49. Question 29 A: The PDI and IOM continued to screen the movie Human Trafficking»» to raise awareness about TIP and alert the public to government efforts to combat the problem.
50. Question 29 B: No change from last year. Immigration controls are well developed, particularly in the airports, seaports and along the borders with Peru and Bolivia. The GOC monitors immigration and emigration for unusual patterns. However, due to the length of Chile’s border, much of it uninhabited stretches of mountains or desert, it is nearly impossible to monitor all movement of persons. The Policia Internacional (International Police), part of the PDI, is responsible for immigration matters and border security. They are concerned about illegal migration, alien smuggling and human trafficking. The immigration police appear well trained, and frequently detect cases of document fraud and other irregularities.
51. Question 29 C: See paragraph 14.
52. Question 29 D: The government does not have a national plan of action to address trafficking in persons.
53. Question 29 E: No change from last year. Prostitution is legal in Chile. Prostitutes must be at least 18 years old, registered with the National Health Service, and undergo monthly medical examinations. It is illegal to operate a brothel, pander or pimp. These acts violate sanitation laws — not criminal laws — and, as such, do not carry criminal sentences. It does not appear that brothels, pimps or panderers are actively investigated or forced to dismantle their business unless a complaint is filed, or a specific accusation is made of an additional crime (such as trafficking). Recruiting people, including adults, into or out of Chile for the purpose of prostitution, however, is codified as a crime in Chile’s penal code.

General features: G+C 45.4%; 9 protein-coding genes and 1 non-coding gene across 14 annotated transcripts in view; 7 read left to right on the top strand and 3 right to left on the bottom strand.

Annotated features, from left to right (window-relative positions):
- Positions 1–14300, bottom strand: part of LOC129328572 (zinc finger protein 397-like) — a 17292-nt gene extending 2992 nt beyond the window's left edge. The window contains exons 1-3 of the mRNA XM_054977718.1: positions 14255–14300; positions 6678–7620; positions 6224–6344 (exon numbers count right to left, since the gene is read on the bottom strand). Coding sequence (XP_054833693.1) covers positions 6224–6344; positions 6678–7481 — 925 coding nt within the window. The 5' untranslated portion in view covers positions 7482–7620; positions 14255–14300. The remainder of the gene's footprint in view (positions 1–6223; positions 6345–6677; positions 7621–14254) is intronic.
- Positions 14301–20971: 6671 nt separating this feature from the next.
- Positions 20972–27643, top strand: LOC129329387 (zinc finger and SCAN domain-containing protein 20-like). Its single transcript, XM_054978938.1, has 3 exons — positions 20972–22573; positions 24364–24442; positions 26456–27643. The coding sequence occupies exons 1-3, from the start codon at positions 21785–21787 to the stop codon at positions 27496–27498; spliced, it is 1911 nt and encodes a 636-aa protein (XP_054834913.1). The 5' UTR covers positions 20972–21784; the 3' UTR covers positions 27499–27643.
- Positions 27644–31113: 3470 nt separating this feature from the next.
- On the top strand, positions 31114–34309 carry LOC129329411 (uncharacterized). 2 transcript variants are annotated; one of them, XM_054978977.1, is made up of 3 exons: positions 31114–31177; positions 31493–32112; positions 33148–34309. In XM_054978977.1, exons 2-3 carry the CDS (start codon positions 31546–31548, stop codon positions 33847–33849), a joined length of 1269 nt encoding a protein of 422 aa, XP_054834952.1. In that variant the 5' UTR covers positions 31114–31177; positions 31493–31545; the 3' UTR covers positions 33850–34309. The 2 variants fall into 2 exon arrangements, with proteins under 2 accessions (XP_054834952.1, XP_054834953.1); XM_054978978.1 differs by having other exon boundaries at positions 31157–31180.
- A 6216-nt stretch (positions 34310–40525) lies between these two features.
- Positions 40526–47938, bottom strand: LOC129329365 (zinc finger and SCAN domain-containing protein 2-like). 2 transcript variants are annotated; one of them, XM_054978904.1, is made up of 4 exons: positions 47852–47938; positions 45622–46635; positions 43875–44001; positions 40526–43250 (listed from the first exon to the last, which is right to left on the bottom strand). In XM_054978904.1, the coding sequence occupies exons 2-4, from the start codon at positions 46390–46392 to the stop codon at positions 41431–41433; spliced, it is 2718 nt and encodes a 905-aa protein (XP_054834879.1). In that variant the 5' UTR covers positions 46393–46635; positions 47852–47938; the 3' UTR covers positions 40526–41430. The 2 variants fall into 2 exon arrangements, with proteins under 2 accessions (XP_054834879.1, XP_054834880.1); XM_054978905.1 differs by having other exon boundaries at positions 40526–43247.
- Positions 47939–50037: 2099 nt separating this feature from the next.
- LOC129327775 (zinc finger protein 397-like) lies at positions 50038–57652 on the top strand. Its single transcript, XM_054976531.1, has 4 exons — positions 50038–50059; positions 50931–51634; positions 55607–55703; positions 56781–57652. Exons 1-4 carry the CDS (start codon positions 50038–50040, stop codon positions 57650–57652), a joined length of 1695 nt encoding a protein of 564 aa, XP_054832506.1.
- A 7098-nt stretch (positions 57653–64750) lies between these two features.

54. Question 29 F: Chile does not have an identified child sex tourism problem. Chilean nationals engaging in child sex tourism can face criminal charges on return to Chile, but there have been no such cases to date.
55. Question 29 G: No change from last year. Chile provides rigorous oversight of its own forces involved in peacekeeping operations (PKOs), going beyond UN requirements. All Chilean (military and civilian) personnel deploying to a PKO must attend pre-deployment training offered at CECOPAC (the Chilean Joint Center for Peacekeeping Training). CECOPAC follows the UN Standard Generic Training Modules (SGTM), and provides additional training on practices such as human rights, trafficking in persons, and compliance with internationally recognized law and order regulations. The Chilean contingent in Haiti includes members of the Carabineros and the Investigative Police working with the UN Police and under the UN Commander. In addition to the UN Police presence, the strict standards and rules of conduct placed by the UN Force Commander call for constant monitoring for compliance on human rights issues by the UN contingent on the ground.
56. Question 30 A: The government engages with IOM and local NGOs to raise awareness about human trafficking and provide resources to combat it. The PDI and Carabineros receive training from IOM. SENAME and the MP coordinate victims’ services with IOM and NGOs.
57. Question 30 B: The government cooperates with other countries on trafficking investigations and victims’ assistance for foreign nationals. The Public Prosecutor’s Office signed cooperation agreements with the governments of Paraguay, Bolivia, and the Dominican Republic to provide training to prosecutors (see para 25).
58. POC for TIP issues is Patrick Fischer, 56-2-330-3394. Embassy officers spent the following time on this report:
Pol/Econ officer: 40 hours
Pol/Econ specialist: 20 hours
Senior Political Officer: 2 hours
Pol/Econ Counselor: 2 hours